A willingness to help others is admirable, but it’s easy to become overwhelmed and exhausted when you struggle with saying no. ISFJs are known for their tendency to overload themselves or to be overloaded by others. ESFJs are known for their doting attention and support of others, which often leads to them neglecting their own needs in the process. ENFJs also tend to feel others’ problems as their own and spread themselves too thin.
These personality types should recognize the value they bring to the world through their loving and supportive nature. Their strong sense of duty makes them trustworthy and reliable friends. However, they should try to understand the implications of overburdening themselves - and how it can leave them unable to help anyone. Defining and implementing healthy boundaries can help them avoid emotional and physical exhaustion.
An outlook that fails to take other people’s emotions into account often causes conflict in interpersonal relationships. While not intentionally harsh, ISTJs may be insensitive in their blunt and direct reactions to others.
ENTJs can at times be intolerant of ideas that are based on emotional considerations. Their tendency to be emotionally distant can result in them inadvertently hurting their loved ones. ENTPs may try too hard to push their own vision, misjudging others’ feelings and pushing their debates way past others’ tolerance levels.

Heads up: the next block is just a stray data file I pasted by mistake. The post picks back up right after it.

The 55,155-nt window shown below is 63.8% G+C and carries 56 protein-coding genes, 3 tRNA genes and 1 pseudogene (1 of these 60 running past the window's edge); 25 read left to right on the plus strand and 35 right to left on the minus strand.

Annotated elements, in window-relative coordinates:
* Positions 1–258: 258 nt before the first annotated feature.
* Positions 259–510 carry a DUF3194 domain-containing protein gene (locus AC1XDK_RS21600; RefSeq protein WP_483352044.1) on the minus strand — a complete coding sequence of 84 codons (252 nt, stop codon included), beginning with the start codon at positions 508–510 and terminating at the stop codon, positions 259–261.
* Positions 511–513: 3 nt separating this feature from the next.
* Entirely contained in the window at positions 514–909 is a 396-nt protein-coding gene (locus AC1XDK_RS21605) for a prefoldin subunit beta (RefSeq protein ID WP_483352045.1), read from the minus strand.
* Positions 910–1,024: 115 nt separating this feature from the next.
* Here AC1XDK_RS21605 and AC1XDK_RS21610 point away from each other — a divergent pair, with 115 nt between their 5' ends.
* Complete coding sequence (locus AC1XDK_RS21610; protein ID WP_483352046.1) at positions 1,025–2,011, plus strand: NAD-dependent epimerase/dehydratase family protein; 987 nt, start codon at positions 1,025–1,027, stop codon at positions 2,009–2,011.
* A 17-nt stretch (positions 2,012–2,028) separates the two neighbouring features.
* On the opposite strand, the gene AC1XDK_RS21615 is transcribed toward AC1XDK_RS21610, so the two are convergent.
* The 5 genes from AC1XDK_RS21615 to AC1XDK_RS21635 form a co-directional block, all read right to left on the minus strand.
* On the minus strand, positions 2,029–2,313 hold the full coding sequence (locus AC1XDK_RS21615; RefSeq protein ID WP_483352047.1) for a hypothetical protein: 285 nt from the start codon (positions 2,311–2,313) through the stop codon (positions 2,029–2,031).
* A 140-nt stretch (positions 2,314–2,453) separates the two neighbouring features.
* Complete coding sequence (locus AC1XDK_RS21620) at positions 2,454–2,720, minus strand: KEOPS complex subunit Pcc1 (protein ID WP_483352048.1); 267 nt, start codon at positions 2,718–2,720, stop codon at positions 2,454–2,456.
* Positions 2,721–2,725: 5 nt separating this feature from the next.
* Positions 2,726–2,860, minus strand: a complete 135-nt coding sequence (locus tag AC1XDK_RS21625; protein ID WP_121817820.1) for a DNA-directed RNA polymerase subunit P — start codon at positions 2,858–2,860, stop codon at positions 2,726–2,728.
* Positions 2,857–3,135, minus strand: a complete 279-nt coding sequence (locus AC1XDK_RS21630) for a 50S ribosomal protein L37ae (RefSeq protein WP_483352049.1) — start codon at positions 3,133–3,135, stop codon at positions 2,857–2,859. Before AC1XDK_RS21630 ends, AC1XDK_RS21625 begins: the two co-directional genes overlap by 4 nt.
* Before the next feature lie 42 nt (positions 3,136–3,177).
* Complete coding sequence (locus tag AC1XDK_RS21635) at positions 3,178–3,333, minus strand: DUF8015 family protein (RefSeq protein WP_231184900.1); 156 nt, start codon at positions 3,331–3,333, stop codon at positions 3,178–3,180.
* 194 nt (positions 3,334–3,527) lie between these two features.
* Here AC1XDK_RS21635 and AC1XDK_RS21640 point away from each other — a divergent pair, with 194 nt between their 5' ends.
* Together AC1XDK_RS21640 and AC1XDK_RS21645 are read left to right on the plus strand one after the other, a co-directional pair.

These personality types can be efficient and energetic, working hard and staying focused on their goals. However, they can benefit from being more flexible, and realizing the value of emotional expression in bonding with others.
When you struggle to focus, you might find yourself going in circles without actually getting anything done. ENFPs often find it difficult to focus and maintain interest in administrative tasks. INFPs have a tendency to neglect practical matters like day-to-day maintenance when something catches their attention. ESFPs may struggle to focus on anything that requires long-term dedication, rarely bothering to make detailed plans for the future.
These personality types are known for their creativity, excellent people skills, and their readiness to step out of their comfort zone when no one else is willing. However, they should aim to work towards realistic goals, and try to appreciate the fact that getting tedious tasks done allows us to focus on more creative pursuits.
The above examples demonstrate the kind of weaknesses that we all encounter in our daily lives. Understanding both sides of a personality trait can help us be more self-aware and make better decisions in the moment. It's empowering to know that you don’t have to be trapped by your flaws, because nothing is written in stone. As we put forth effort to recognize and work on personality weaknesses, we can ultimately turn them into strengths.